• Lean on friends – Have a cup of tea or coffee, grab a bite to eat, or schedule a Zoom call before the big get-together, and talk about the discomforts you anticipate for this holiday season.
  • Make a plan – Be honest about the discomforts you can rightly anticipate and then plan around how to establish boundaries and responses that keep you from being dragged into hurt.

Minimizing your stress is by far the most powerful way you can keep that stress from flowing to your baby. But let’s say some does – that’s what soothing a baby is all about. Rocking, reading or singing to your baby can soothe them, and it can help you, too. 

Holidays, Infections and Your Baby

Nurse preparing to give a vaccine to a babyNurse preparing to give a vaccine to a baby

Before COVID, we used to say, colds and flus will fly, let them fly, and proceed to go to large gatherings without a second thought. Then COVID hit, and a cold or a flu became a very dangerous possibility, and we avoided large gatherings or tested before going. Now, post COVID lockdowns, a lot of us have returned to letting the viruses fly with no concern … mostly.

During the pandemic, we learned we could stop the spread of viruses, but only by almost 100% complete isolation. During this time in my practice, we saw NO colds, there was NO annual flu epidemic, and it was stunning.

But the isolation was even more stunning, so when colds and flus stopped being quite so deadly, we gathered again. But, people started paying closer attention to respiratory illnesses, like:

  • SARS-CoV-2 the virus that causes COVID
  • Influenza viruses
  • RSV
  • Rhinoviruses

And, of course, the ancient four coronaviruses that still cause about 25% of all colds. All of these germs spread well and can cause infections with no symptoms, so asking all your family to stay away if ill has no impact when someone feels great and has no idea they’re contagious. And it is completely unworkable to keep an N-95 mask on your baby throughout the holidays!

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Holiday Health Tips for Germs

There is not much you can do to protect your baby from being exposed. But there is one thing you can do to help keep those infections mild for your baby (and your grandparents, who are also vulnerable) – immunize. There are three respiratory viruses that you can get your baby immunized for:

  • Influenza – Can be given at age 6 months and up
  • COVID – Can be given at age 6 months and up
  • RSV – Can be given at age 8 months and up, also recommended to the unimmunized mother as it delivers great protection to your newborn if you are immunized before birth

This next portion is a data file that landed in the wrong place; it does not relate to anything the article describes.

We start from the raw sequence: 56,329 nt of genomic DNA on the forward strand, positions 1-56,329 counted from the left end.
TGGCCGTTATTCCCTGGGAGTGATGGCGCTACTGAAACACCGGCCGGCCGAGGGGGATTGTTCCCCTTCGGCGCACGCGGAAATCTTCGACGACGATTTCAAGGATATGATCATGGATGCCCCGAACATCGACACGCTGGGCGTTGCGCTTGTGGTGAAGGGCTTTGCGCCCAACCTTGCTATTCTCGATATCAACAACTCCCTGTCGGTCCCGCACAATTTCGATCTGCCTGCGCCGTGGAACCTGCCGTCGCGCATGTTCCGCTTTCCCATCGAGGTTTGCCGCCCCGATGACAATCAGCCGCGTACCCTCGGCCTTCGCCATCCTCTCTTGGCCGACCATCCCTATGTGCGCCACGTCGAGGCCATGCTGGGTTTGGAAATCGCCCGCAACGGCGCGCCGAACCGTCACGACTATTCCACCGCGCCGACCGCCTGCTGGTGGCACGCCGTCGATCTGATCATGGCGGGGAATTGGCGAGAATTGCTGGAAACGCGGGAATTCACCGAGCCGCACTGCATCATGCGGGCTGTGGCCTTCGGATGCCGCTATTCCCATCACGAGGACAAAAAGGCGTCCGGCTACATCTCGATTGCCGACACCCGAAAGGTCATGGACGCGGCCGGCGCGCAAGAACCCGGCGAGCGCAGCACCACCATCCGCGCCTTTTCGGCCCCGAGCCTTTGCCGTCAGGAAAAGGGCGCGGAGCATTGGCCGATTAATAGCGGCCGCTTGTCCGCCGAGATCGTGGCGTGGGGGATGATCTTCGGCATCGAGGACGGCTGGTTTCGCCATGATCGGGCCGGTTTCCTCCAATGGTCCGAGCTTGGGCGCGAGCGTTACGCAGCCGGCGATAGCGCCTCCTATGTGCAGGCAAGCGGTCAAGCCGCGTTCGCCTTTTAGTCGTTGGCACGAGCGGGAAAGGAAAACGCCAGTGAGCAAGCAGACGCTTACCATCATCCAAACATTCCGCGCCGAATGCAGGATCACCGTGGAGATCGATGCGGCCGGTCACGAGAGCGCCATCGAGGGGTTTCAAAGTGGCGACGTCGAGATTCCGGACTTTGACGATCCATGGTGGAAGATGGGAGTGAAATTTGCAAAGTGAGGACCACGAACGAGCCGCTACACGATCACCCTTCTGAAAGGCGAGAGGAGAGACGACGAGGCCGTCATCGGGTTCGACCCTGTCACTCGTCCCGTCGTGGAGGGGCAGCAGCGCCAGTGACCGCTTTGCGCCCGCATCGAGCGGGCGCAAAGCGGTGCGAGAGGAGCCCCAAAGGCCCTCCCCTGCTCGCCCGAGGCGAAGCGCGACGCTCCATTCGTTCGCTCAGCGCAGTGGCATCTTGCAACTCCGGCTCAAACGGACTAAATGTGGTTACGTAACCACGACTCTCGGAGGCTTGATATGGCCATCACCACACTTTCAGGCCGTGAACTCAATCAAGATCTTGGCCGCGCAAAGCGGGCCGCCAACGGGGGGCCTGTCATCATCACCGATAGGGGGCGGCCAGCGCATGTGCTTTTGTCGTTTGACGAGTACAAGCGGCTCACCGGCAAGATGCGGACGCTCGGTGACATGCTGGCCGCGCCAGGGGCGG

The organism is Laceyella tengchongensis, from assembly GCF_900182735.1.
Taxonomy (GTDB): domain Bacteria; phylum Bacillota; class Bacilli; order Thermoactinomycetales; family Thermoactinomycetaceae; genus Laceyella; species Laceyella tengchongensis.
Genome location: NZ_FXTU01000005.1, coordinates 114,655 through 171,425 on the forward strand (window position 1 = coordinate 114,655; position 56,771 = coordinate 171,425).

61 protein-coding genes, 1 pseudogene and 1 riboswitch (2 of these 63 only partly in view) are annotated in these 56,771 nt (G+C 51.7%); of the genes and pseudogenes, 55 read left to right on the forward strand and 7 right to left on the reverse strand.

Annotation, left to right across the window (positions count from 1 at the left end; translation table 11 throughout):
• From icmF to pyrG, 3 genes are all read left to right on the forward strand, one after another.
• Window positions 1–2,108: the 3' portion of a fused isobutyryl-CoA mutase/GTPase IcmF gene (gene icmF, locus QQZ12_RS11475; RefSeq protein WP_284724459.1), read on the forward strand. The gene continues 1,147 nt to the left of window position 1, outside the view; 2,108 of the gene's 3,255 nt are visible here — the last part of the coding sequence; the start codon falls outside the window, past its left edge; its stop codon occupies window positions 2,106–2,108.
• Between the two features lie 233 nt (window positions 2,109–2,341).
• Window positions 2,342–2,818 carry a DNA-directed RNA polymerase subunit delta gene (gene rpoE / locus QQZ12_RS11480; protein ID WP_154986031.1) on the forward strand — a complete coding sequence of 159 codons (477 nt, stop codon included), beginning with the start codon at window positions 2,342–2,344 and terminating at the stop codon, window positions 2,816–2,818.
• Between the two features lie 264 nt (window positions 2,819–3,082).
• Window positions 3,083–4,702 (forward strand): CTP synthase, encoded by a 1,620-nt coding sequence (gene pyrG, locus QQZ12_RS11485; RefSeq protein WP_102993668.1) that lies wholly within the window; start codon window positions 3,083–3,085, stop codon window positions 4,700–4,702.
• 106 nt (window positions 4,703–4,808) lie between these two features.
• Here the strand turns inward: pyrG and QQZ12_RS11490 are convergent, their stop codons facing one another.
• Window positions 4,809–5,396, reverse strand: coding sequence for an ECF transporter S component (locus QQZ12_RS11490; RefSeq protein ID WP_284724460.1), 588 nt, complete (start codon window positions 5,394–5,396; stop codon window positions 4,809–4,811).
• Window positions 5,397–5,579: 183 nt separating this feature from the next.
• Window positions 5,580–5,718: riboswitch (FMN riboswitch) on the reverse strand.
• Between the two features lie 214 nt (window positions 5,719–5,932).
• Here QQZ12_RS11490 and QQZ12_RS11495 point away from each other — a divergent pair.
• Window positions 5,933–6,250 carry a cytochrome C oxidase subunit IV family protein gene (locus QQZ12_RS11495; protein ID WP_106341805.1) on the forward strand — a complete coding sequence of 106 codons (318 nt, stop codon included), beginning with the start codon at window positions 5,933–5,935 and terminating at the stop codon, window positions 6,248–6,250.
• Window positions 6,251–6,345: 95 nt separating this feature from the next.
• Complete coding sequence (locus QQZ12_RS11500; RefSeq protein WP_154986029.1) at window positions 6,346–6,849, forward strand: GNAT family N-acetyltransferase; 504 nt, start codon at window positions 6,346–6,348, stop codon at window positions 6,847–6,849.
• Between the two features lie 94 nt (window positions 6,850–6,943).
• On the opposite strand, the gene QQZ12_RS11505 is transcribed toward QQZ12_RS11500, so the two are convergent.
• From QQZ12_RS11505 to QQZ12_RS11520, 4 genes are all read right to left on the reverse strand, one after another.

Beyond that, asking relatives and friends to wash hands before holding your baby, or not to if they are obviously ill, makes sense of course, too.

Dr. Lavin’s Bottom Lines on Healthy Holidays

  • Holidays are a special time of year when work recedes, gatherings happen and special times are shared.
  • All that intensity can disrupt sleep, revisit painful parts of many relationships and spread tons of colds. Luckily there are steps you can take for each
  • Sleep retraining is always easier than the first round of sleep training.
  • For relationship stress, prepare for your hurts with your partner and friends, protect and soothe yourself, and soothe your baby if they pick up on these stresses.
  • For virus protection, get your baby immunized for influenza, COVID and RSV if their age permits.
  • Nothing helps the full opportunities of celebrations succeed like knowing you are in a position to help keep your baby well-rested, calm and protected from the full blast of infections during the holiday season.

Happy, healthy holidays to all,

Arthur Lavin MD

Dr. Arthur Lavin, M.D.Dr. Arthur Lavin, M.D.

Arthur Lavin, M.D., is a pediatrician with 25+ years of experience. Dr. Lavin trained at Harvard, Ohio State University and MIT, earning board certifications as a general pediatrician and as a specialist in newborn medicine. He has served as president of the Northern Ohio Pediatric Society and on a number of national committees of the American Academy of Pediatrics. Dr. Lavin received international recognition from Microsoft for being a pioneer in the use of technology in medicine, and has been at the forefront of applying the lessons of brain science to helping families advance their children’s learning and coping needs. Dr. Lavin now co-hosts the ParentTalk podcast.